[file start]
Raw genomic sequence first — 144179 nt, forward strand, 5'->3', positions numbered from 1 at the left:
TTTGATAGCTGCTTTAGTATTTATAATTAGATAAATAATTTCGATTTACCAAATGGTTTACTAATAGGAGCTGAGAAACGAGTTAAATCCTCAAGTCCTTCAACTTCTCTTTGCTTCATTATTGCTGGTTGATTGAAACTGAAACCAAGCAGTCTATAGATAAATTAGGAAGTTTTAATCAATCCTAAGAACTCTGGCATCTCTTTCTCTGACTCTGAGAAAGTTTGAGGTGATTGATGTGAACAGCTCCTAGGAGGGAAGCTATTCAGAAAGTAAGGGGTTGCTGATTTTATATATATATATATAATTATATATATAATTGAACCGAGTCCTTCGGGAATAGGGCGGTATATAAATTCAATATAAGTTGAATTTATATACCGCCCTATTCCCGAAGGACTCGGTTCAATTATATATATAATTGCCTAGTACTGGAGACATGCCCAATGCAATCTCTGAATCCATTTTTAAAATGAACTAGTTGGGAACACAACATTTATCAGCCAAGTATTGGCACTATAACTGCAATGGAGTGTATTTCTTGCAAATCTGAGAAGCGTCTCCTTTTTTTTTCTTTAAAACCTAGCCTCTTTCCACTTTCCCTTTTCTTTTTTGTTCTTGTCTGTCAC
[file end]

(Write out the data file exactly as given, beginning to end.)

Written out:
Raw genomic sequence first — 144179 nt, forward strand, 5'->3', positions numbered from 1 at the left:
TTTGATAGCTGCTTTAGTATTTATAATTAGATAAATAATTTCGATTTACCAAATGGTTTACTAATAGGAGCTGAGAAACGAGTTAAATCCTCAAGTCCTTCAACTTCTCTTTGCTTCATTATTGCTGGTTGATTGAAACTGAAACCAAGCAGTCTATAGATAAATTAGGAAGTTTTAATCAATCCTAAGAACTCTGGCATCTCTTTCTCTGACTCTGAGAAAGTTTGAGGTGATTGATGTGAACAGCTCCTAGGAGGGAAGCTATTCAGAAAGTAAGGGGTTGCTGATTTTATATATATATATATAATTATATATATAATTGAACCGAGTCCTTCGGGAATAGGGCGGTATATAAATTCAATATAAGTTGAATTTATATACCGCCCTATTCCCGAAGGACTCGGTTCAATTATATATATAATTGCCTAGTACTGGAGACATGCCCAATGCAATCTCTGAATCCATTTTTAAAATGAACTAGTTGGGAACACAACATTTATCAGCCAAGTATTGGCACTATAACTGCAATGGAGTGTATTTCTTGCAAATCTGAGAAGCGTCTCCTTTTTTTTTCTTTAAAACCTAGCCTCTTTCCACTTTCCCTTTTCTTTTTTGTTCTTGTCTGTCAC